By Laura Shumaker
The year was 1991. Matthew, who had yet to receive a formal diagnosis of autism, was 4, and Andy was 2. My husband and I dressed them in matching reindeer sweaters and took them to the company holiday party, where Santa was making an appearance. Andy climbed into Santa's lap and asked for a Nerf Bow and Arrow. Matthew was next and asked for a drain. "A train?" Santa asked cheerfully. "No," Matthew said, "a drain."
Matthew wanted a drain. He was fascinated with water going down the drain and wanted one of his very own.
Since I was still at the stage where I believed I could "fix" my son, I discounted his drain request and searched for educational toys that would "flip the switch" in his brain — Lincoln logs, painting sets, books, and a Nerf Bow and Arrow just like Andy's. None of them interested him, and then later we went to my brother's house for dinner. His daughters had gotten one of those freestanding miniature kitchens with pots, pans, plastic food — and a sink with a drain.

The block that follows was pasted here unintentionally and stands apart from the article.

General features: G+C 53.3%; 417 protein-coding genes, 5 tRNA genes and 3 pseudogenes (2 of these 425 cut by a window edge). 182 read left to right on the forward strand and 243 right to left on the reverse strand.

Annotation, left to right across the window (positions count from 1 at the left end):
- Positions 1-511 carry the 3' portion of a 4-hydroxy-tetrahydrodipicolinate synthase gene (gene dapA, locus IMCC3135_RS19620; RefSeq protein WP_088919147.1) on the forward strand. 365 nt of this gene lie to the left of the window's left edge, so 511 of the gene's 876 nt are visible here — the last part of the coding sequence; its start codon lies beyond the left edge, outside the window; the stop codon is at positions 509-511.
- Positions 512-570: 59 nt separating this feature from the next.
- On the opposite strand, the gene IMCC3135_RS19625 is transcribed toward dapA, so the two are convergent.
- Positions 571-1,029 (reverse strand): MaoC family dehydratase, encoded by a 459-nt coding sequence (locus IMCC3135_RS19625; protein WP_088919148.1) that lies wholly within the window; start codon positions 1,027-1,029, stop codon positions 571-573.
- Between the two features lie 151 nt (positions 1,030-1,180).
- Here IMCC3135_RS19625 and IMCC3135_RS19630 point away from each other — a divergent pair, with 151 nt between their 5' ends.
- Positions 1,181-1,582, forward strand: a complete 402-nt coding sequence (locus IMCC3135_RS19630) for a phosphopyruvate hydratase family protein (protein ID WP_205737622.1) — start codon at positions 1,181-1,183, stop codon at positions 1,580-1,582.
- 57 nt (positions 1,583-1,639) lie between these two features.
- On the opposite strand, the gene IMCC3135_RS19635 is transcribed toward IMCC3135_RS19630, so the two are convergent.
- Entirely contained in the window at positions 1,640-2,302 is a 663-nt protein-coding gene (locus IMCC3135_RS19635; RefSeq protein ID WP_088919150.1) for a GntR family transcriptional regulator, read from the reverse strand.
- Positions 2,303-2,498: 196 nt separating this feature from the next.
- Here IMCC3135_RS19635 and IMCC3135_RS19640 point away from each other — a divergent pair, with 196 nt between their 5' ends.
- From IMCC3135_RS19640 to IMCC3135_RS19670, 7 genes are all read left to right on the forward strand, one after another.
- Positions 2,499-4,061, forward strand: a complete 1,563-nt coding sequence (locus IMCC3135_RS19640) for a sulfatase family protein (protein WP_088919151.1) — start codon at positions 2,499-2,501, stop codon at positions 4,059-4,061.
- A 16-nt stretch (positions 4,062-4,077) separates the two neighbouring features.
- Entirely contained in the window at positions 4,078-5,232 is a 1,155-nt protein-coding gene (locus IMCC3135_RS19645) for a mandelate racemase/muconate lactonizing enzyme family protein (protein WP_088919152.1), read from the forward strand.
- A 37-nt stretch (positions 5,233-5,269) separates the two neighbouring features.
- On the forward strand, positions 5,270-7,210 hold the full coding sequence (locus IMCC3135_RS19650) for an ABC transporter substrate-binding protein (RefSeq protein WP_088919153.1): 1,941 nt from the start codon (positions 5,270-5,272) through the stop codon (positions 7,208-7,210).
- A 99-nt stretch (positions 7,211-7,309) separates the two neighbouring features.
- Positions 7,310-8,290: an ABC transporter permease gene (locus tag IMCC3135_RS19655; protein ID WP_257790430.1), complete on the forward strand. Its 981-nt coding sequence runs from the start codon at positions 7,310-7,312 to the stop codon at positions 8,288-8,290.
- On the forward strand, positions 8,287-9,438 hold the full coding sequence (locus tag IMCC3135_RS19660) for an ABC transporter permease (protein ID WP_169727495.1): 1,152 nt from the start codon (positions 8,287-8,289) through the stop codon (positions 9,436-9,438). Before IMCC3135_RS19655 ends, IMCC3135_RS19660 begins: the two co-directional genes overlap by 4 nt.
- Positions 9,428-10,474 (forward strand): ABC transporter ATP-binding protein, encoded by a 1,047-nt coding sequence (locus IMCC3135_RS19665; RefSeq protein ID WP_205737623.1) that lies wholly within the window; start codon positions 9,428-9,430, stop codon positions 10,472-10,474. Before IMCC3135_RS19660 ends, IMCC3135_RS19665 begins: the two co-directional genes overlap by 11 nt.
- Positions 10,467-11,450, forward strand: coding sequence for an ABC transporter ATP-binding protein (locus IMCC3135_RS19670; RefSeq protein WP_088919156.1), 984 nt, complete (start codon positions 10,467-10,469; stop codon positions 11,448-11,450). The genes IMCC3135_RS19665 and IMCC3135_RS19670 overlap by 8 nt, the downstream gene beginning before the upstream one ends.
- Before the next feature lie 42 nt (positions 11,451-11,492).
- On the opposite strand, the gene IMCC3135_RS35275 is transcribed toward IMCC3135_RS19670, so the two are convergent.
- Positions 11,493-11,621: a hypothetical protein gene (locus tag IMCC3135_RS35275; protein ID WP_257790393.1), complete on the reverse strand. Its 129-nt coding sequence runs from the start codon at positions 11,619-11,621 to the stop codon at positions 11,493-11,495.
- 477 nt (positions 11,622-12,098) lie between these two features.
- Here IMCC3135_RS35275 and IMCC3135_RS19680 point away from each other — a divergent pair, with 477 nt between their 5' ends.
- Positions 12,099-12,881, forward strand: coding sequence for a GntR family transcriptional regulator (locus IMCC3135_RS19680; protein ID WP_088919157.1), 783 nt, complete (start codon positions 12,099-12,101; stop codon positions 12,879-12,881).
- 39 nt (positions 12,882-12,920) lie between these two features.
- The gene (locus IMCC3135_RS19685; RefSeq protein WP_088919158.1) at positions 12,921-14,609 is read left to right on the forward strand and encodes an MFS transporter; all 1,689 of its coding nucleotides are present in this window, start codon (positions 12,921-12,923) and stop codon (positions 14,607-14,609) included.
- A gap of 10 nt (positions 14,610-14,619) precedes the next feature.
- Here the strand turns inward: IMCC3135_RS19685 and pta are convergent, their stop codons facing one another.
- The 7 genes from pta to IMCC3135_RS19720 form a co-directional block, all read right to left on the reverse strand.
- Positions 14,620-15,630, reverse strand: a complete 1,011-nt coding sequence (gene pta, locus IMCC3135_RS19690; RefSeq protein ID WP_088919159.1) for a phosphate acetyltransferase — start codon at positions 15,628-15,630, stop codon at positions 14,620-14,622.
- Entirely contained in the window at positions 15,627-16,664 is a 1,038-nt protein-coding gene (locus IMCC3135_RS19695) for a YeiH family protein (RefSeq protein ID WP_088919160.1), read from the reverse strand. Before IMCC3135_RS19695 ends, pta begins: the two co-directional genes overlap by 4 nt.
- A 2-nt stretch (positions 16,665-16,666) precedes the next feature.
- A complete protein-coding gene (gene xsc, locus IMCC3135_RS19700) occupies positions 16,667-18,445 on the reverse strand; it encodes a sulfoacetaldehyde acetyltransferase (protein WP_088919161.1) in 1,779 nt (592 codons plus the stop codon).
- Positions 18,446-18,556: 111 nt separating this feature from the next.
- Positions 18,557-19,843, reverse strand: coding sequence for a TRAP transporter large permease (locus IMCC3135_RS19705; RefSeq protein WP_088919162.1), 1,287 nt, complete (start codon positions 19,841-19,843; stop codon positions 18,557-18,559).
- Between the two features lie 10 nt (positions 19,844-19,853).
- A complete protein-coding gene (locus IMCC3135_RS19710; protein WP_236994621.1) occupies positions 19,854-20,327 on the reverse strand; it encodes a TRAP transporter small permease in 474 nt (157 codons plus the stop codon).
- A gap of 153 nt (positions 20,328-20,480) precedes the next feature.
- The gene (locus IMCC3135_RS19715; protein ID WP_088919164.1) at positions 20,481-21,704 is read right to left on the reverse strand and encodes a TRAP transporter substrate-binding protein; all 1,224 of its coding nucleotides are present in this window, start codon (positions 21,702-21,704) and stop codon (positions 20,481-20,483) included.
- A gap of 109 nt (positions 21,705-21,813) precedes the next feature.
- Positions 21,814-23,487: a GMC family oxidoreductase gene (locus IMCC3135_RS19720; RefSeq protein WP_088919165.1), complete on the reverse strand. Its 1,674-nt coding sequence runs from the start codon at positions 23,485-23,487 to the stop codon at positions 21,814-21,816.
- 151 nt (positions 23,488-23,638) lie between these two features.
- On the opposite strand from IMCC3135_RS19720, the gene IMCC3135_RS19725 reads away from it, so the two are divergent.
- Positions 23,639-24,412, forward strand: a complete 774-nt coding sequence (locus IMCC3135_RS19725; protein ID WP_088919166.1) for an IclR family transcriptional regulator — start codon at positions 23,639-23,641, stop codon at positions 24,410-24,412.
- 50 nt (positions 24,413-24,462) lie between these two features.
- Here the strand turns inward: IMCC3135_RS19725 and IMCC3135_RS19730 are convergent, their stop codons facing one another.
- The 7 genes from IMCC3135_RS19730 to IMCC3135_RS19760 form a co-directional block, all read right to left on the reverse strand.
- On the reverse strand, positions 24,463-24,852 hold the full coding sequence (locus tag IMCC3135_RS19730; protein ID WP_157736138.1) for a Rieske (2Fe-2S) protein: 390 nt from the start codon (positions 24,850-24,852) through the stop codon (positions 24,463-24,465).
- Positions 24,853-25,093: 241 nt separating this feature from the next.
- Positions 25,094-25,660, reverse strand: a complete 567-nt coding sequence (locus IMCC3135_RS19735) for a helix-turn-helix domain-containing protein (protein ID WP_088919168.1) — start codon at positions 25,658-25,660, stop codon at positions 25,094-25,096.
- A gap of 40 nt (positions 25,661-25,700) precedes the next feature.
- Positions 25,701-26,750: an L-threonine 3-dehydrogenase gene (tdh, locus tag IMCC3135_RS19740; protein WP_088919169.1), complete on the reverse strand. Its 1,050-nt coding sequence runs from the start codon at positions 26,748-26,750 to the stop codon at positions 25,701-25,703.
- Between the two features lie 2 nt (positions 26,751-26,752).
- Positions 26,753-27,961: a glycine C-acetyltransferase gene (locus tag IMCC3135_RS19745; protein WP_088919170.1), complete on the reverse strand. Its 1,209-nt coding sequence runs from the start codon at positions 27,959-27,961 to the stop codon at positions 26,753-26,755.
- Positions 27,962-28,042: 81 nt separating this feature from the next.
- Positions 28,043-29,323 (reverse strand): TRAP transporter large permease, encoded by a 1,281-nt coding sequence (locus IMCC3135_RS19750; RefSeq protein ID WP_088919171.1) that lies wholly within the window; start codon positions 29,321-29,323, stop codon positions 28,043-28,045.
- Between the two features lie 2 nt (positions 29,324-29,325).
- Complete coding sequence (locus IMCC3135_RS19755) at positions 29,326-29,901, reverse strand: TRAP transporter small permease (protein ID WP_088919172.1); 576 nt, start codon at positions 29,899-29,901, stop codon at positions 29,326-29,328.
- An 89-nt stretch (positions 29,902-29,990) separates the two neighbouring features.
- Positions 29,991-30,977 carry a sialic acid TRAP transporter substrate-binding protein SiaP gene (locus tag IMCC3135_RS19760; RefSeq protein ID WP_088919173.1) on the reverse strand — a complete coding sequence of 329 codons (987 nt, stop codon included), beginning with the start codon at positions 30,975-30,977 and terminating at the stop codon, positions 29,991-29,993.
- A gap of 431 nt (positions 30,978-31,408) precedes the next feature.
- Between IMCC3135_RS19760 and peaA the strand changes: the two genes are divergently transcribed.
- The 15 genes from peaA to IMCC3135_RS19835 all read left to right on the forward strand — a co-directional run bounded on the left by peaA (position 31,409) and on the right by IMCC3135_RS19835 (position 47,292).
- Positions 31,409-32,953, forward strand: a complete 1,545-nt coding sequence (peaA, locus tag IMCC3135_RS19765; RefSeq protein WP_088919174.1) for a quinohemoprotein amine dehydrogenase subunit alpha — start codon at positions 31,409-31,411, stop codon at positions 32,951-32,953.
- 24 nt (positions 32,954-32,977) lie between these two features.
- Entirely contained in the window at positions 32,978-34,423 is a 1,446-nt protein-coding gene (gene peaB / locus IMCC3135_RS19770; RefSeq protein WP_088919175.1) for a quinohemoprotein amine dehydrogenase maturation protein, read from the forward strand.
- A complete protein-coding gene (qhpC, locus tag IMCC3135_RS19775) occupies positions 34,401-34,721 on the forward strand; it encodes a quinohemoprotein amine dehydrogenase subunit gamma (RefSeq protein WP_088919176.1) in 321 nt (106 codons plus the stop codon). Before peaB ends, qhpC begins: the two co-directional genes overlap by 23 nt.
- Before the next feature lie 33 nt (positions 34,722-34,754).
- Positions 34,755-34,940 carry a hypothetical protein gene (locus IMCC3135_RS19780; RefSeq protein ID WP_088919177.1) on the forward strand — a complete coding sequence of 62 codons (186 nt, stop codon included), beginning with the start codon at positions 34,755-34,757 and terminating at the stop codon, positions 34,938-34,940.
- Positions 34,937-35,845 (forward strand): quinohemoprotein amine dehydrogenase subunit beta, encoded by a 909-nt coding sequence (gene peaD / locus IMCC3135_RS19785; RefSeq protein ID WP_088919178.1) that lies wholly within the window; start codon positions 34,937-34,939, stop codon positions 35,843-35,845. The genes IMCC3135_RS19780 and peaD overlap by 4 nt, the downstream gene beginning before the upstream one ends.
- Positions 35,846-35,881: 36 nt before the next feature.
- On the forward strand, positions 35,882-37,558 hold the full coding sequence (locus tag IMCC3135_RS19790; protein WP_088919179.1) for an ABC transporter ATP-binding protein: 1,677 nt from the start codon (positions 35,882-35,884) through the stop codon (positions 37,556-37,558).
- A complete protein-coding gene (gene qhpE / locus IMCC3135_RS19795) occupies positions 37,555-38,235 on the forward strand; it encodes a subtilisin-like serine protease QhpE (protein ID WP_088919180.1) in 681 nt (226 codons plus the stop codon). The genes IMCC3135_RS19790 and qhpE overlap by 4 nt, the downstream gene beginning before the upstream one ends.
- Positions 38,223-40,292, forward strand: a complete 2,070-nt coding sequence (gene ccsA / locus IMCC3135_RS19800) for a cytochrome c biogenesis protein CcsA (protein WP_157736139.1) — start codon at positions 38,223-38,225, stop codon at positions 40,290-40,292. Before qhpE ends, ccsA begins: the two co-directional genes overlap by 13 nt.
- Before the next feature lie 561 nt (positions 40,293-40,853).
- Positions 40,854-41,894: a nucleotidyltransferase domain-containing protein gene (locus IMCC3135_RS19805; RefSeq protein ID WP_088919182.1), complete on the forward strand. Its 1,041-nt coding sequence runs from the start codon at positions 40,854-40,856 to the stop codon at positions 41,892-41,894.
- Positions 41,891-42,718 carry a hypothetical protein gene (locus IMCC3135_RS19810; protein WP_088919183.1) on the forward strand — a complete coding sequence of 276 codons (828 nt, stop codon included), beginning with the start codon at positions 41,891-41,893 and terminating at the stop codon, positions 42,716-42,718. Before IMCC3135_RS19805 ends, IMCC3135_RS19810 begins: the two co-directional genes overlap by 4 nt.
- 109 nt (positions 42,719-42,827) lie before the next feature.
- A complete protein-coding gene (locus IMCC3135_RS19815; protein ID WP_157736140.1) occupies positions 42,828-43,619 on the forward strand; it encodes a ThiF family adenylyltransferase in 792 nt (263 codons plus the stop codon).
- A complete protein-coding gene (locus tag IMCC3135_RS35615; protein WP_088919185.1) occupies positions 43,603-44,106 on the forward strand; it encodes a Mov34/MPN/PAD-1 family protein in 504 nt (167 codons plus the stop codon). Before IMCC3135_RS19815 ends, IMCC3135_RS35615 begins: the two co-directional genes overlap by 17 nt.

I went out the next day and got one just like it.
The holiday season is full of hopes, dreams, and disappointment for parents of children with special needs. Here are eight things to remember as we stumble into December:
This article first appeared in Shumaker's blog at SFGate. Reprinted with permission.
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